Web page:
Despite the Delta variant of the coronavirus, supply chain bottlenecks, a spike in input prices, and a meaningful employer/employee mismatch (there are more job openings than there are job seekers), the US economy continues to power ahead. Last week, the Bureau of Economic Analysis (BEA) let us know they revised their estimate of Q2 real GDP growth from 6.5% to 6.6% and that current dollar GDP sits at $22.7 trillion. What is remarkable about the rate of GDP growth is that it’s taking place despite the staffing challenges confronting so many companies. Remember, GDP is essentially the coming together of people (the size of the labor force) and how much stuff they can make (productivity). In a perfect economic world, you have more people producing more goods and delivering more services that satisfy end-market demand. While productivity gains have been key to the dramatic rebound of the US economy (worker productivity grew 4.3% in the first quarter and 2.3% in the second quarter; those figures compare with average annual productivity growth of 1.2% from 2010 to 2019), productivity gains can also be key to the sustainability of the recovery as they would enable companies to keep producing more even in the face of labor shortages and, importantly, pay employees more (which should support consumer spending), while maintaining or even increasing corporate profitability (which is key for both the stock market and corporate investment). On that front, corporate profits hit a record $2.7 trillion in Q2 even as average hourly earnings are up about 4% year-on-year (and up much more than that across broad swaths of the economy). In sports, commentators and athletes often talk about winning curing all sorts of problems; well, in economics, productivity growth cures all sorts of problems.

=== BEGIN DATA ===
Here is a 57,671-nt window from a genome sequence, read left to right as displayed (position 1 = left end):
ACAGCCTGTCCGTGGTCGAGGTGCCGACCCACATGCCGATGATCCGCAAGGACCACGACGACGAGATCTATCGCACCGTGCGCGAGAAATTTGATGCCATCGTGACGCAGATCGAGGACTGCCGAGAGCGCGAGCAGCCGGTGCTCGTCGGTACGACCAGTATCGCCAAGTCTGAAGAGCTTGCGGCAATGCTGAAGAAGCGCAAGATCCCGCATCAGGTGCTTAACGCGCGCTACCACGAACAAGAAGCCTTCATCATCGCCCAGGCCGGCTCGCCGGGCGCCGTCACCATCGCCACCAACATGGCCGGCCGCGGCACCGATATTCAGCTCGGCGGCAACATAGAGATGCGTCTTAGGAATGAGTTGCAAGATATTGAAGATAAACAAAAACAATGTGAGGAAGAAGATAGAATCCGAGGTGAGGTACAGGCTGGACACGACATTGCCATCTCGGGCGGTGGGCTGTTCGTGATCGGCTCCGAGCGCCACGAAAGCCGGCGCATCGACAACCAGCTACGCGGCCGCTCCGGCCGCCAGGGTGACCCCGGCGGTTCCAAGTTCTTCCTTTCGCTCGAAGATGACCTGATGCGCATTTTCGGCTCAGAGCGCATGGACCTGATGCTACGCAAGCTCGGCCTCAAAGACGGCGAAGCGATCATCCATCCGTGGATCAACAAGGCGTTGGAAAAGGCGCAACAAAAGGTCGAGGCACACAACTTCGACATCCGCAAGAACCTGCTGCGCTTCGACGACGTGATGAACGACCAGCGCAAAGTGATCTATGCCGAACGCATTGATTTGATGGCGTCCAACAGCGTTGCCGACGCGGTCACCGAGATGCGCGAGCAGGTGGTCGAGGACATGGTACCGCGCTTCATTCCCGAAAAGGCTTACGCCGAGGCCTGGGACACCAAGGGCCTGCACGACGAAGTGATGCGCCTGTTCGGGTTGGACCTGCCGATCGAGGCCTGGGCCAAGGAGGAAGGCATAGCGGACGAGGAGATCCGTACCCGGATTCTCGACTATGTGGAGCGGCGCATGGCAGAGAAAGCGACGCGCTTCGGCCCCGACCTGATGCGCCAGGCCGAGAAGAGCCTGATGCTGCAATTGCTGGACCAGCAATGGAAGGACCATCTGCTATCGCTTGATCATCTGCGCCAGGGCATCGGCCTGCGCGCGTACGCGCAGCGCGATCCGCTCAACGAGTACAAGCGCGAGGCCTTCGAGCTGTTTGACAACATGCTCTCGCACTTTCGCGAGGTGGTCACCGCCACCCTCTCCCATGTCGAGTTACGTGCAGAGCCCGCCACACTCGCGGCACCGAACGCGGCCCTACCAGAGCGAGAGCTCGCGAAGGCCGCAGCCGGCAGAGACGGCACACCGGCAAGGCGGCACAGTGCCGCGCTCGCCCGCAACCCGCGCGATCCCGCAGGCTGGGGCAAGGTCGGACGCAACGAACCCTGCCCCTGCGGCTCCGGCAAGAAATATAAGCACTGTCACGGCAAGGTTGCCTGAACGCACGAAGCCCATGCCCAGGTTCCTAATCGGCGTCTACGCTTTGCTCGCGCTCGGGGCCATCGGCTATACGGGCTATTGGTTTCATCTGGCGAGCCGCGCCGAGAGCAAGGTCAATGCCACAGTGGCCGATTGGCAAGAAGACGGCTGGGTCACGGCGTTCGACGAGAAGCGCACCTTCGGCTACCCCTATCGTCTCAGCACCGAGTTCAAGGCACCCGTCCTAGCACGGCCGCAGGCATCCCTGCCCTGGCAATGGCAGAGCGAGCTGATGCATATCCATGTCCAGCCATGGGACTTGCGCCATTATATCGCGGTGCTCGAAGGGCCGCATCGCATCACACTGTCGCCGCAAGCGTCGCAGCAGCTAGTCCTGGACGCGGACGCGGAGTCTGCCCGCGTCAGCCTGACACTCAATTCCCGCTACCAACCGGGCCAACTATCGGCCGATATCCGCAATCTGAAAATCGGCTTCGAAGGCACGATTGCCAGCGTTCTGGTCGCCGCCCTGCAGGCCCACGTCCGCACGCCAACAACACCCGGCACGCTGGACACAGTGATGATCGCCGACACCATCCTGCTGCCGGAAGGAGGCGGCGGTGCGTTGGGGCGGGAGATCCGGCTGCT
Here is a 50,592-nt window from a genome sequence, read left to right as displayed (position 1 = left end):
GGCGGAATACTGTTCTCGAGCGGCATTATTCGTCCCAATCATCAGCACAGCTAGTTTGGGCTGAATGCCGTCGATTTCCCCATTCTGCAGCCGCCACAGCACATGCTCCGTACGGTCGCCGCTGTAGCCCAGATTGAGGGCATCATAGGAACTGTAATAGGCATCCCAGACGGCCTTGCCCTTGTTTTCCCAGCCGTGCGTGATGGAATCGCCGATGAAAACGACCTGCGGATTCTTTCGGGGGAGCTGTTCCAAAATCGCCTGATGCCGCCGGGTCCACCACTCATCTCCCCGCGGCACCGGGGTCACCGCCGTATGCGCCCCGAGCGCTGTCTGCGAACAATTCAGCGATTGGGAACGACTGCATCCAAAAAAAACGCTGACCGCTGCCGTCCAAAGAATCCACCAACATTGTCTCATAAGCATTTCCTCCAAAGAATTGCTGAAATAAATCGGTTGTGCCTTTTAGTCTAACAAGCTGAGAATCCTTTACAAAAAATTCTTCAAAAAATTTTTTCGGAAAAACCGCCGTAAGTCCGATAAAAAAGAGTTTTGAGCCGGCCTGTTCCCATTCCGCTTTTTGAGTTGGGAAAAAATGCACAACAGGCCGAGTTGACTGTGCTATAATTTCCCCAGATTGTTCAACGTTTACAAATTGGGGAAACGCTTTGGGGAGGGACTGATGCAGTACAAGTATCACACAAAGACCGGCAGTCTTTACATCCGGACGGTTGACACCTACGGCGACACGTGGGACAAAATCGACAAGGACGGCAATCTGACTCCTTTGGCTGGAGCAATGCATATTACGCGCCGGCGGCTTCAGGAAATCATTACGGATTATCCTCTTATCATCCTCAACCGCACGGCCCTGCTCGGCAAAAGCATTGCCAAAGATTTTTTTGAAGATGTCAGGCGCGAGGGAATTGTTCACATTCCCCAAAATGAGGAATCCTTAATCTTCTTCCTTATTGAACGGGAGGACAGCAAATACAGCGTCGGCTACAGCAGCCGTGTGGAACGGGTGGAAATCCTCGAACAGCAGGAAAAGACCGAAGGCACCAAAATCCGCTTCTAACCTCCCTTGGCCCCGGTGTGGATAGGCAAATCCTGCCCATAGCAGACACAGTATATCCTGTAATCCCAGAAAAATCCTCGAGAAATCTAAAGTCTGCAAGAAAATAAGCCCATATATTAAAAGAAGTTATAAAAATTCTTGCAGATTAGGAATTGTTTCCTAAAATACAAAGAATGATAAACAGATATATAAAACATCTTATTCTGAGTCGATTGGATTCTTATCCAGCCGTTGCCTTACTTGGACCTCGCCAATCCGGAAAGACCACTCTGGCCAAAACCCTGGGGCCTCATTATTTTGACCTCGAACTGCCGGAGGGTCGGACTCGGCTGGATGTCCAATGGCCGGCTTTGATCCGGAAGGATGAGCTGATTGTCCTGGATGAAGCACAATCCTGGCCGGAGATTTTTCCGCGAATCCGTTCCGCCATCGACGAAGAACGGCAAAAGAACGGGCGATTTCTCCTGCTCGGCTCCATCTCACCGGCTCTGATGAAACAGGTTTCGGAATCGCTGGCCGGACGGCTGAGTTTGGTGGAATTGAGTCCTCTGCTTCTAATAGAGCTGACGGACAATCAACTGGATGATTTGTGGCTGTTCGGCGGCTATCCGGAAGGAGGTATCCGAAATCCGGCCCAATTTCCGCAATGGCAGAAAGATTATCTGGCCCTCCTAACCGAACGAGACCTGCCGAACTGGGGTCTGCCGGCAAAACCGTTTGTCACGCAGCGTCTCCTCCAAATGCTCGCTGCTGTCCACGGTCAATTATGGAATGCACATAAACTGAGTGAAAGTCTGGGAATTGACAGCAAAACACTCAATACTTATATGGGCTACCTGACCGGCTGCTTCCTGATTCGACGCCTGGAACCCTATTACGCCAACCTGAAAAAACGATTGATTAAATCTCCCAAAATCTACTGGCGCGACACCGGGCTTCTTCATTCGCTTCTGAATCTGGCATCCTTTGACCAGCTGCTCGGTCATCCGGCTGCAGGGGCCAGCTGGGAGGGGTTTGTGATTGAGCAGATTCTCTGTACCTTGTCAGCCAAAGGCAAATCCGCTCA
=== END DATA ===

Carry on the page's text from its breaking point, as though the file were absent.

Tagged: Tim Holland, weekly wire, market perspectives, GDP growth